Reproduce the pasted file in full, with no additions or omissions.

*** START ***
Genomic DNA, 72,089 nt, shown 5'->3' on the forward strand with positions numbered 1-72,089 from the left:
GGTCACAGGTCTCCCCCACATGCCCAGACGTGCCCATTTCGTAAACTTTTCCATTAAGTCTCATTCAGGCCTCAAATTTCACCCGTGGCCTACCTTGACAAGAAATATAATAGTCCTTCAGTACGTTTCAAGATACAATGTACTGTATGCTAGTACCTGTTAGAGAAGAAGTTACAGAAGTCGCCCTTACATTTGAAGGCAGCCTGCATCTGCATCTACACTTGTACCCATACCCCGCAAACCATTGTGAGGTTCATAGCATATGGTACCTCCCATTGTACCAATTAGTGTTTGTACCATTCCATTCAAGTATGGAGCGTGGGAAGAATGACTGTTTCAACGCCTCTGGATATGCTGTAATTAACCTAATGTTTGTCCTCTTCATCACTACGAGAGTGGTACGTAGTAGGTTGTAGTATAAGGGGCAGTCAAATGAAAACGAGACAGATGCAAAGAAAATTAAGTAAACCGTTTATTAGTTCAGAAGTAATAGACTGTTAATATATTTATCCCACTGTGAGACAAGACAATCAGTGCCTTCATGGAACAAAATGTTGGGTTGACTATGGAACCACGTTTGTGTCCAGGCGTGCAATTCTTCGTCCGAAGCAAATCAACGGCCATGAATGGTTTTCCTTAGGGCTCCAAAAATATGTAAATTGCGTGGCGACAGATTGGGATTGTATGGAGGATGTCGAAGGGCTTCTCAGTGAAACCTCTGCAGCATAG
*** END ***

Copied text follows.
Genomic DNA, 72,089 nt, shown 5'->3' on the forward strand with positions numbered 1-72,089 from the left:
GGTCACAGGTCTCCCCCACATGCCCAGACGTGCCCATTTCGTAAACTTTTCCATTAAGTCTCATTCAGGCCTCAAATTTCACCCGTGGCCTACCTTGACAAGAAATATAATAGTCCTTCAGTACGTTTCAAGATACAATGTACTGTATGCTAGTACCTGTTAGAGAAGAAGTTACAGAAGTCGCCCTTACATTTGAAGGCAGCCTGCATCTGCATCTACACTTGTACCCATACCCCGCAAACCATTGTGAGGTTCATAGCATATGGTACCTCCCATTGTACCAATTAGTGTTTGTACCATTCCATTCAAGTATGGAGCGTGGGAAGAATGACTGTTTCAACGCCTCTGGATATGCTGTAATTAACCTAATGTTTGTCCTCTTCATCACTACGAGAGTGGTACGTAGTAGGTTGTAGTATAAGGGGCAGTCAAATGAAAACGAGACAGATGCAAAGAAAATTAAGTAAACCGTTTATTAGTTCAGAAGTAATAGACTGTTAATATATTTATCCCACTGTGAGACAAGACAATCAGTGCCTTCATGGAACAAAATGTTGGGTTGACTATGGAACCACGTTTGTGTCCAGGCGTGCAATTCTTCGTCCGAAGCAAATCAACGGCCATGAATGGTTTTCCTTAGGGCTCCAAAAATATGTAAATTGCGTGGCGACAGATTGGGATTGTATGGAGGATGTCGAAGGGCTTCTCAGTGAAACCTCTGCAGCATAG